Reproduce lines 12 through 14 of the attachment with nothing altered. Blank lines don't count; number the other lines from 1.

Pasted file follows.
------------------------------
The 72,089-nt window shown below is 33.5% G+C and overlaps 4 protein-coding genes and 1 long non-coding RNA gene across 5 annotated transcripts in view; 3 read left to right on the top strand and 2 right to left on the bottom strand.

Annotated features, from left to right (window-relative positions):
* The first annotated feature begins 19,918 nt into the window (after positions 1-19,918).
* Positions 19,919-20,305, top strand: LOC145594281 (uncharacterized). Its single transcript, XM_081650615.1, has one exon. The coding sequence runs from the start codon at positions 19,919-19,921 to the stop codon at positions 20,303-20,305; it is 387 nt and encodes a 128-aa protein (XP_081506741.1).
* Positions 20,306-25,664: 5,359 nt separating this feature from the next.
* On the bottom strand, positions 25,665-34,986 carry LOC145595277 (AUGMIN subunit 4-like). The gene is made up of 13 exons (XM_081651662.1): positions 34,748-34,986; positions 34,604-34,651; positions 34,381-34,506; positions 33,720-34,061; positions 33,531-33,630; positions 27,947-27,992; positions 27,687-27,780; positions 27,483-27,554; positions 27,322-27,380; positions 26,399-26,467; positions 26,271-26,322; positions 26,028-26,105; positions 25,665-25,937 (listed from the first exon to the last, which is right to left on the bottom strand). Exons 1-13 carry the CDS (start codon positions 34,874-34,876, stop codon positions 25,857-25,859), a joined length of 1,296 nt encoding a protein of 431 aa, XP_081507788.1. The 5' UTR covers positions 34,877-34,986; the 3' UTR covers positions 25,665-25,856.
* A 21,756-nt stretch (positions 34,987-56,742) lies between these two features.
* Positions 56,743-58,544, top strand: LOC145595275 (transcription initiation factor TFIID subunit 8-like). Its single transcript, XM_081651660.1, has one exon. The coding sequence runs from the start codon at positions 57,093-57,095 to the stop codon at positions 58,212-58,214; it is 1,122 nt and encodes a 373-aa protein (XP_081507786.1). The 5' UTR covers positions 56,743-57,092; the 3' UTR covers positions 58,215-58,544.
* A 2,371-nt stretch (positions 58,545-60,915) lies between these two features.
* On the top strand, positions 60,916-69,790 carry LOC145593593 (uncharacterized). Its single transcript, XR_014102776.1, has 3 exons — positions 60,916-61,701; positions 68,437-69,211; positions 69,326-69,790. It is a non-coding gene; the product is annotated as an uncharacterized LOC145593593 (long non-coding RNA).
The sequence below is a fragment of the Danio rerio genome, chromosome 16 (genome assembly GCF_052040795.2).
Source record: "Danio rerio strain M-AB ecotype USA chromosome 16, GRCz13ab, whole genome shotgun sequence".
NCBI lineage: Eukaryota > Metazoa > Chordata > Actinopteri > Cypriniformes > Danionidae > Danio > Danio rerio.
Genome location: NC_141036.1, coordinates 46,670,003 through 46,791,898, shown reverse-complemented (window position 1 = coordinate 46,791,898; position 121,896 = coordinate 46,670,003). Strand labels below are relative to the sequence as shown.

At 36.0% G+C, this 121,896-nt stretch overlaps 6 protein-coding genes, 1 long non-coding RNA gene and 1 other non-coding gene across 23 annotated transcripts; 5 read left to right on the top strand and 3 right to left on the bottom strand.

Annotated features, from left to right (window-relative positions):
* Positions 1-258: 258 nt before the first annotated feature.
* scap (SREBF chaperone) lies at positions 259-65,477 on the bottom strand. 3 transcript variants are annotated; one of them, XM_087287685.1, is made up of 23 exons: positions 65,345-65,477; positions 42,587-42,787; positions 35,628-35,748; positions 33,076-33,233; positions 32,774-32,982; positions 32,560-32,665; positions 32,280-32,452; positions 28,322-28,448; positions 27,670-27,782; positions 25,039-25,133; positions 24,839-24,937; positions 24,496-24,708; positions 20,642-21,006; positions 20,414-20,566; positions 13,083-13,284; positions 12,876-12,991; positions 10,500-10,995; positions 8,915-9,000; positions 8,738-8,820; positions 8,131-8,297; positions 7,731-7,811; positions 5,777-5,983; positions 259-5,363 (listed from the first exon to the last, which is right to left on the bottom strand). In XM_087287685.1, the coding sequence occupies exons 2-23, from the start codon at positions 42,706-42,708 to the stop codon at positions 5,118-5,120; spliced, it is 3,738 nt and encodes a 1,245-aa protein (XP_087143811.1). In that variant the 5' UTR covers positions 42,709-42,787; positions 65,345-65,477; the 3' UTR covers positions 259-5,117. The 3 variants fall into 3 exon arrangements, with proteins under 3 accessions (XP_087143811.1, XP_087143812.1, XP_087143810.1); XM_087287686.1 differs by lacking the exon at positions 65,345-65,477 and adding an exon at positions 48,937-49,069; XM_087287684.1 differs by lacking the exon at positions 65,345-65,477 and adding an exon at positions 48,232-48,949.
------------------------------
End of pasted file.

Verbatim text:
Source record: "Danio rerio strain M-AB ecotype USA chromosome 16, GRCz13ab, whole genome shotgun sequence".
NCBI lineage: Eukaryota > Metazoa > Chordata > Actinopteri > Cypriniformes > Danionidae > Danio > Danio rerio.
Genome location: NC_141036.1, coordinates 46,670,003 through 46,791,898, shown reverse-complemented (window position 1 = coordinate 46,791,898; position 121,896 = coordinate 46,670,003). Strand labels below are relative to the sequence as shown.